A British satellite company said today that it had indications that the missing Malaysia Airlines plane may have crashed into the Indian Ocean as early as two days after the plane's disappearance.
The search for the jetliner did not move into the Indian Ocean until more than a week after the plane vanished in the middle of the night from Malaysian airspace on March 7.
"This is very troubling, just thinking of the time wasted and what was ever on the water moving farther away," said ABC News consultant Tom Haueter, a former National Transportation Safety Board investigator.
Inmarsat, the maker of satellites, told ABC News that they had an "initial idea" on March 9 and by March 10 were "fairly certain" that the search parties should look in the south Indian Ocean for the vanished plane.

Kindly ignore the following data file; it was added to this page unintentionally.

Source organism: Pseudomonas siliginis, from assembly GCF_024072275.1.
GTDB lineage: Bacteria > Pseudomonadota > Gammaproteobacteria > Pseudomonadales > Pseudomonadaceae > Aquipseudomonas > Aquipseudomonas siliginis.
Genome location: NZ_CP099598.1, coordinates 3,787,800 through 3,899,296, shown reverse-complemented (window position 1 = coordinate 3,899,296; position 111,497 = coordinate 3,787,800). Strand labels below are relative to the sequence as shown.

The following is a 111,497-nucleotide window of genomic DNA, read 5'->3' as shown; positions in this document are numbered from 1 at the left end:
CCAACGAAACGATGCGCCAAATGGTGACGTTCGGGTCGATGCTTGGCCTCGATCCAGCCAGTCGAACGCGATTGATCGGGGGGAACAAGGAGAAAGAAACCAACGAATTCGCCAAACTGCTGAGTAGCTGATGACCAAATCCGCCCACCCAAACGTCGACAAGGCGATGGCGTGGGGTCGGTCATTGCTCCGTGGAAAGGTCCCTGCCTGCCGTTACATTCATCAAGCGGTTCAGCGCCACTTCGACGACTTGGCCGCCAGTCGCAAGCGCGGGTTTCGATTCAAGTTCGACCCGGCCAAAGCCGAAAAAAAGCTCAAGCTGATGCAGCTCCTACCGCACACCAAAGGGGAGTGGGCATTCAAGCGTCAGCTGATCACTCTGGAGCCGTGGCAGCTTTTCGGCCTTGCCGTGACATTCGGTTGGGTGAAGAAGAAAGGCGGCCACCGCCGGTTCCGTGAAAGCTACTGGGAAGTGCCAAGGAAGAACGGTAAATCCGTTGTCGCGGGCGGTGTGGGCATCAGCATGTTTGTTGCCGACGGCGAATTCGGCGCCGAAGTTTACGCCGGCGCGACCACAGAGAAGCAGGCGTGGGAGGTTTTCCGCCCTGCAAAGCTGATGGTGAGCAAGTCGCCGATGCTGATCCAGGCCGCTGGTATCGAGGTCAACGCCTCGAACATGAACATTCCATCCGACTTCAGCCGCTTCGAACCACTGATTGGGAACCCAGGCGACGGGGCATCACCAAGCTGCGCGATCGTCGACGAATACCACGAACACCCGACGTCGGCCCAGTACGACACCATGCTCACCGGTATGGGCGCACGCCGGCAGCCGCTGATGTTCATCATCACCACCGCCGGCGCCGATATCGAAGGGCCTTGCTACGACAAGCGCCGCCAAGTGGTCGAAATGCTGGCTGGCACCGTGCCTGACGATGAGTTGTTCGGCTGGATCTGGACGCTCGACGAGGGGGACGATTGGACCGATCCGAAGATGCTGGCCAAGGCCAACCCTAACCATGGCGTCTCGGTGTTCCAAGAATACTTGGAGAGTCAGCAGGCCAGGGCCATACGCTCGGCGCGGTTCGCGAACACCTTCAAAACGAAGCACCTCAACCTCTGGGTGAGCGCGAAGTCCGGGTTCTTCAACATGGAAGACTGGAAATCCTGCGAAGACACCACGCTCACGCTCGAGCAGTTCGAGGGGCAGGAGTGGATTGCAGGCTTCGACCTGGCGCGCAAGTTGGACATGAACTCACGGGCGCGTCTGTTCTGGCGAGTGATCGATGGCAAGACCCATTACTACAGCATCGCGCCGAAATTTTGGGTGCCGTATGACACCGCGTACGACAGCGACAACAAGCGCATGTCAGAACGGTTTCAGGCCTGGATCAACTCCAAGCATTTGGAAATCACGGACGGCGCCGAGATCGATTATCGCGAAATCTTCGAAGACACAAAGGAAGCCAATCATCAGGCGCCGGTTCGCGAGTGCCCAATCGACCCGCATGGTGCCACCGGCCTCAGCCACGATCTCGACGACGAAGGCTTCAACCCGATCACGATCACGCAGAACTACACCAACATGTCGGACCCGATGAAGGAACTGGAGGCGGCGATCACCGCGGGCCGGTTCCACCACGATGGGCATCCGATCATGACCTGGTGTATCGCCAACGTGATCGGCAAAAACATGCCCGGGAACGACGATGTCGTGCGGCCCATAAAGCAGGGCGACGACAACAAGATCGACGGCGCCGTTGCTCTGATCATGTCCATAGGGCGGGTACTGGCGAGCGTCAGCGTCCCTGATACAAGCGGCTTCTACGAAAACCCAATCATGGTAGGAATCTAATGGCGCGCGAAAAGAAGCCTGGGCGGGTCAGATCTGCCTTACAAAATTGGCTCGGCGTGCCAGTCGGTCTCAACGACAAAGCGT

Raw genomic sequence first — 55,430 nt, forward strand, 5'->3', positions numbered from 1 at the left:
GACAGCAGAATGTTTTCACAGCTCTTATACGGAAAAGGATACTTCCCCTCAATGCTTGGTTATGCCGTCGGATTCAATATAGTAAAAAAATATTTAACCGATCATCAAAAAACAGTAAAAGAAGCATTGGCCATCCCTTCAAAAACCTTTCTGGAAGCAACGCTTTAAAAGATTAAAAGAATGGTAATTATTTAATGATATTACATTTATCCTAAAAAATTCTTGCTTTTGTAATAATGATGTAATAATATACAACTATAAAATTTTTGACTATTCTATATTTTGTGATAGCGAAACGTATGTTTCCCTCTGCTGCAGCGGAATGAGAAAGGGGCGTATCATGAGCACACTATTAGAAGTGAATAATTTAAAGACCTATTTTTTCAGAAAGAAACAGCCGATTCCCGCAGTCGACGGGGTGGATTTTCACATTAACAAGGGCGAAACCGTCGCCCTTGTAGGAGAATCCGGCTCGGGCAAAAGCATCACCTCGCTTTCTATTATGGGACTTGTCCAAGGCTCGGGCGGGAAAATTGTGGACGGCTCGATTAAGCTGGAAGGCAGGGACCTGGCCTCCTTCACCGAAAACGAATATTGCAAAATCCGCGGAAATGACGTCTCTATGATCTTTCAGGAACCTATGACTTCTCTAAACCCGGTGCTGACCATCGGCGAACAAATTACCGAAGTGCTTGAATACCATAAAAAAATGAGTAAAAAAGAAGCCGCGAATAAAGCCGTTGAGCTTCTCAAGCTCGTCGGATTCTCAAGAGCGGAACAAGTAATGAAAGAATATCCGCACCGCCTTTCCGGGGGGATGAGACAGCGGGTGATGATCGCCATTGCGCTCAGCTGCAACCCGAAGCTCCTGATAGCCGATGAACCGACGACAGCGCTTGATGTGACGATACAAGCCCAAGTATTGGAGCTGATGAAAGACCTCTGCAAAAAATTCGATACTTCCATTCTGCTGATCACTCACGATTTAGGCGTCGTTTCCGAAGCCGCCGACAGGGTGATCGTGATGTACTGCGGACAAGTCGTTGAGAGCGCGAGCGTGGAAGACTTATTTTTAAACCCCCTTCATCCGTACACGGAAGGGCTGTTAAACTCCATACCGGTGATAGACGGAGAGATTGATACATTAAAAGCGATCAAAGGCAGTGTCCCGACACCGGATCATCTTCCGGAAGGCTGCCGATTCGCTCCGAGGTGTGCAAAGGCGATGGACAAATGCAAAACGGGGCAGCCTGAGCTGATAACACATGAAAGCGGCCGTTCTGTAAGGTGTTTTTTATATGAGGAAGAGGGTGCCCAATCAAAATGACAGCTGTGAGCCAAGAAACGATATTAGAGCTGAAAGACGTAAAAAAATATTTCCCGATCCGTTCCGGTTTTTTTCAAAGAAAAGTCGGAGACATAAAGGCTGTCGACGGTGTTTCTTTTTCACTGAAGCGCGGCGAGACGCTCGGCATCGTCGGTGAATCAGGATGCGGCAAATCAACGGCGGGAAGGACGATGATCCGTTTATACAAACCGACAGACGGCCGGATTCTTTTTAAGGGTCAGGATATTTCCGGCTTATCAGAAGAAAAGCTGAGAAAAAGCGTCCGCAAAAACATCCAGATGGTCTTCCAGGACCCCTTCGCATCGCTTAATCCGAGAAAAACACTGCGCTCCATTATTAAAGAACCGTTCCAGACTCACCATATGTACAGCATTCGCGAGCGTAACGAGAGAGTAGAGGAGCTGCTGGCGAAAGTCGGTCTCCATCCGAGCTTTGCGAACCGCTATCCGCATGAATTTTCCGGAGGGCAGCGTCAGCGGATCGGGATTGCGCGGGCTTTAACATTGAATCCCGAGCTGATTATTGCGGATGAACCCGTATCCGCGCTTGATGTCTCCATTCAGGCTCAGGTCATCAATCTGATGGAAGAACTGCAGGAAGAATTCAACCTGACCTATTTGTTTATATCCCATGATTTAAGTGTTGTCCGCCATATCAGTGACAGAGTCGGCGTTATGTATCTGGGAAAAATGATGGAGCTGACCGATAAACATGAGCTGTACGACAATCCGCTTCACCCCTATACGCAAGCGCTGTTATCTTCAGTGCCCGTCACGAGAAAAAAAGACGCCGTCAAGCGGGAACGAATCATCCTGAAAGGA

Inmarsat shared their data with a partner company the following day, on March 11, and with Malaysian investigators on March 12. It was not until three days later, on March 15, that Malaysian authorities acknowledged that satellite data suggested the plane was not in the Strait of Malacca or the South China Sea and began redirecting search efforts to the Indian Ocean.
Asked whether the company was concerned Malaysia took so long to act on their information, Inmarsat spokesman Chris McLaughlin told the BBC that theirs was just one small piece of data in the Malaysian investigation.
"No, it's not our place to be concerned," McLaughlin said. "Our position was we shared data and an idea that could be tested against other data with the correct authorities on the Tuesday. We can't possibly know what other data was in the investigation or what routes the Malaysian government were following."
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